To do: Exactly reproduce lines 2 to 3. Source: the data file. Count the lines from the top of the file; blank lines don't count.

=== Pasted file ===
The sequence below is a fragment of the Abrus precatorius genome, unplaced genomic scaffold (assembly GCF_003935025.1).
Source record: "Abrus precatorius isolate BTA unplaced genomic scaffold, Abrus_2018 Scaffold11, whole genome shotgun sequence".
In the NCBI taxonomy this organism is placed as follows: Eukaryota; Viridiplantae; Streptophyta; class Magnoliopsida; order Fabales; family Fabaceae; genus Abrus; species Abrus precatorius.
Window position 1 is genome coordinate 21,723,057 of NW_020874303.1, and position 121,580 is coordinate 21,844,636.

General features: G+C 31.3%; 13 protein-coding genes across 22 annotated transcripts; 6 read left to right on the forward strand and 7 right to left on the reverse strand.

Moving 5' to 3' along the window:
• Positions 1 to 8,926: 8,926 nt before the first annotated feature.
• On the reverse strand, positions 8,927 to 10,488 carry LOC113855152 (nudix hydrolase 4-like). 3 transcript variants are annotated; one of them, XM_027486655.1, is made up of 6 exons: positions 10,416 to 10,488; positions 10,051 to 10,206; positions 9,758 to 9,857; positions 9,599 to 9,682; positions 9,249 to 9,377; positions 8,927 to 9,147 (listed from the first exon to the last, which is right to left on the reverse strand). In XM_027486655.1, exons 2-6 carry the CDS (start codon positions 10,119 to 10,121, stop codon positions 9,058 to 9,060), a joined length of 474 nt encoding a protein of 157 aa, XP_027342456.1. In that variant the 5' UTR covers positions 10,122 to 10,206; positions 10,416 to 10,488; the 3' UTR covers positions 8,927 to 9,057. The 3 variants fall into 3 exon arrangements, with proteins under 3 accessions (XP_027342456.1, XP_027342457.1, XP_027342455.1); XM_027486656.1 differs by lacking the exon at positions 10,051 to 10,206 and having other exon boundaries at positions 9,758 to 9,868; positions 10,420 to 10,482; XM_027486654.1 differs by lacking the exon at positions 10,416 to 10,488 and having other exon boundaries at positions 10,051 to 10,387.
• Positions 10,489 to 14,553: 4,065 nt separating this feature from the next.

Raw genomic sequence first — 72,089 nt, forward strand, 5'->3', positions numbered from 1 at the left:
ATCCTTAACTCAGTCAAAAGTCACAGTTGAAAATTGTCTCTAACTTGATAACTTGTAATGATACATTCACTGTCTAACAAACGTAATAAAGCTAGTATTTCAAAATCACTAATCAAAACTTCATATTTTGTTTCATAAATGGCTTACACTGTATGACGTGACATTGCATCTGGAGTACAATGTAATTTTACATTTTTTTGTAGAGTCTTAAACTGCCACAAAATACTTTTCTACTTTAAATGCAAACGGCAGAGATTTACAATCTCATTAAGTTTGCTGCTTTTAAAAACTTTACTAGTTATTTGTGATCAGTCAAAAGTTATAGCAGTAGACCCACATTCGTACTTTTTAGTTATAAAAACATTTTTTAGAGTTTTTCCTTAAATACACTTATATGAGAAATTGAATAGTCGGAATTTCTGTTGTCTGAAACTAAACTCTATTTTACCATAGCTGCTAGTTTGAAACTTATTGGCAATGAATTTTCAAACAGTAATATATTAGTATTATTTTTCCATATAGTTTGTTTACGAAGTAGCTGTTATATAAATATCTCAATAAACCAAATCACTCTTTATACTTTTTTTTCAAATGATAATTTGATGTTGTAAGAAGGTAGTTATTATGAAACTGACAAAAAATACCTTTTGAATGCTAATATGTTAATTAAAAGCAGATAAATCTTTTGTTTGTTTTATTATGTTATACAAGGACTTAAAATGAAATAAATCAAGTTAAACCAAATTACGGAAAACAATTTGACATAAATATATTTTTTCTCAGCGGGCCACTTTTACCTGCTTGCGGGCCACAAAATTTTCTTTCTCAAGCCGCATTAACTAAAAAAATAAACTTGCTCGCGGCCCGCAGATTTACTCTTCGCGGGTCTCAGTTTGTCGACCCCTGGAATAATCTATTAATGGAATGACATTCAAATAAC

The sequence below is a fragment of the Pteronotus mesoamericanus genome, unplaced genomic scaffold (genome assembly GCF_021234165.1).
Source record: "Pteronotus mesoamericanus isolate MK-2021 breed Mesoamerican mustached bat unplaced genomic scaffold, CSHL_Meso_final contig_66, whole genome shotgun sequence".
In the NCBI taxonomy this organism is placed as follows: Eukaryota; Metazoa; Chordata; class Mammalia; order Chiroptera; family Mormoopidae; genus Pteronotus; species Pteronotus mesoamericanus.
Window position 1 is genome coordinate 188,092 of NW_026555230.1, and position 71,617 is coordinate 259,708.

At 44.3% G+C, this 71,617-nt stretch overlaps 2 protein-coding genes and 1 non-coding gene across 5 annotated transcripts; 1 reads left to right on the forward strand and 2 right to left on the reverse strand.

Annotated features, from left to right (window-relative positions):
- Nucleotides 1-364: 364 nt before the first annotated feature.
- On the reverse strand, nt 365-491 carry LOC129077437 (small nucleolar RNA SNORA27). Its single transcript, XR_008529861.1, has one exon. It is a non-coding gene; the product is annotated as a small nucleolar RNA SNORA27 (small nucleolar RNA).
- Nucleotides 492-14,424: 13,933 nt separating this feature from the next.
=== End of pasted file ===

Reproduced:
Source record: "Abrus precatorius isolate BTA unplaced genomic scaffold, Abrus_2018 Scaffold11, whole genome shotgun sequence".
In the NCBI taxonomy this organism is placed as follows: Eukaryota; Viridiplantae; Streptophyta; class Magnoliopsida; order Fabales; family Fabaceae; genus Abrus; species Abrus precatorius.